The 17-year-old has winnowed her diet down to noodles and Nutella, but she still feels nauseated after a few bites. She weighs about 90 pounds, leans on a cane to walk and speaks in a near-whisper.
Her muscles and joints hurt all the time, and she complains of perpetual headaches. She’s also depressed and has a history of self-harm, though she says she no longer cuts herself.
The girl, a high school senior, had been to one specialist after another since her symptoms emerged in fourth grade. Now, she and her mother are at the Amos Food, Body and Mind Center on the Johns Hopkins Bayview Medical Center campus, seeking a more holistic approach to a seemingly disconnected roster of debilitating symptoms.
The Amos Center was founded and is co-directed by gastroenterologist Pankaj “Jay” Pasricha, who is also director of the Center for Neurogastroenterology, and psychiatrist Glenn Treisman, who also directs the AIDS Psychiatry Service and Pain Treatment Center.
Their collaboration began in 2012, when both gave presentations at a Johns Hopkins gastrointestinal conference and realized they shared an interest in the gut-brain interaction.
“I was talking about GI problems and how you treat them from the brain perspective,” says Treisman. “And he was talking about brain problems from the GI perspective. We had enormous overlap, so I said to him, ‘Let’s start a clinic together.’”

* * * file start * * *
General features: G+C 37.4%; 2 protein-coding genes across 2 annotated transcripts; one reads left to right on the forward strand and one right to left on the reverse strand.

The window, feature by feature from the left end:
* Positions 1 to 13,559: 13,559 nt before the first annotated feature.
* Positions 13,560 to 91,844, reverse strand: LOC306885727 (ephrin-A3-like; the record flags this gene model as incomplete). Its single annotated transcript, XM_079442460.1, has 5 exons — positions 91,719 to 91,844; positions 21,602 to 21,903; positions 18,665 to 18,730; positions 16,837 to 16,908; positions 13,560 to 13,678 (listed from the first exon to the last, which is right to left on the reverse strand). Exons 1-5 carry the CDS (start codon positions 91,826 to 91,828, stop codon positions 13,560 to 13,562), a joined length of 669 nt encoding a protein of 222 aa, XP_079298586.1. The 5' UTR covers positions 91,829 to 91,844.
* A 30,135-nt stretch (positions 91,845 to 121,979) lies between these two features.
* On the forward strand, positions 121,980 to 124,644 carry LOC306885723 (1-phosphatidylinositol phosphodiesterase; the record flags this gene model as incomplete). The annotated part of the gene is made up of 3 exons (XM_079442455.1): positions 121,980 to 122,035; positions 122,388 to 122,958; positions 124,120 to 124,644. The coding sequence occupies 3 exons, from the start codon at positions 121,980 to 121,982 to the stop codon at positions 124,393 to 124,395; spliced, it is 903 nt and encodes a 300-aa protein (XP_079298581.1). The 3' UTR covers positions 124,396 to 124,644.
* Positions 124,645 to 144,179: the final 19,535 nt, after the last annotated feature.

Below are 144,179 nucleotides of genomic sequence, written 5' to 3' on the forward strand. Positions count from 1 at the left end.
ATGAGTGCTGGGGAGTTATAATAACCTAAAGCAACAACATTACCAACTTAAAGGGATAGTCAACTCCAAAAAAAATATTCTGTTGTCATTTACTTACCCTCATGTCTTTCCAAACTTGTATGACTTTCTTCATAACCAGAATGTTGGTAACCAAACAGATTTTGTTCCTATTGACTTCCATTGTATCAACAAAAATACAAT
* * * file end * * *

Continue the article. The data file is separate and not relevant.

Two years later, they launched the Amos Center with a gift from Courtney and Paul Amos. Physician assistant Megan McKnight manages the clinic, and Janita Gittens is clinical coordinator. It may be the only clinic in the United States that brings together gastrointestinal and psychiatric experts, who work together to treat patients in both physical and psychological distress, says Pasricha.
“People have talked about the gut-brain connection for a long time, but usually in the context of people who are depressed or anxious and, as a result, have physical symptoms,” says Treisman. “But that’s not the whole story. We are emphasizing that this is bidirectional. Signals emanating in the gut can influence how the mind feels.”
The center’s clinic, which meets two half-days a month, attracts patients from all over the country seeking a solution to their complex and connected psychiatric and physical ailments, says Treisman.
It is providing hope for patients like the high school senior, who meets with Treisman, Pasricha and other clinicians, including psychiatrist Traci Speed, who studies the relationship between sleep and health; clinical psychologist Neda Gould, who helps patients gain control over their symptoms through mindful meditation and other techniques; and motility fellows Josh Sloan and Amit Kashyap, who are learning the Amos Center’s holistic approach to complex syndromes.
The clinicians ask questions, look over test results and discuss the girl’s medical history. Toward the end of the hour-long session, Treisman and Pasricha prescribe a depression treatment that also works as an appetite stimulant and quells nausea, and a migraine medication because migraines and abdominal pain often occur together.
“You’re a complicated patient with a lot of things, and all your symptoms are making the others worse,” Treisman says. “Getting it straightened out will take a lot of doctors working together.”
He tells her not to worry.
“We’ve had patients every bit as sick as you,” Treisman says. “And they get better.”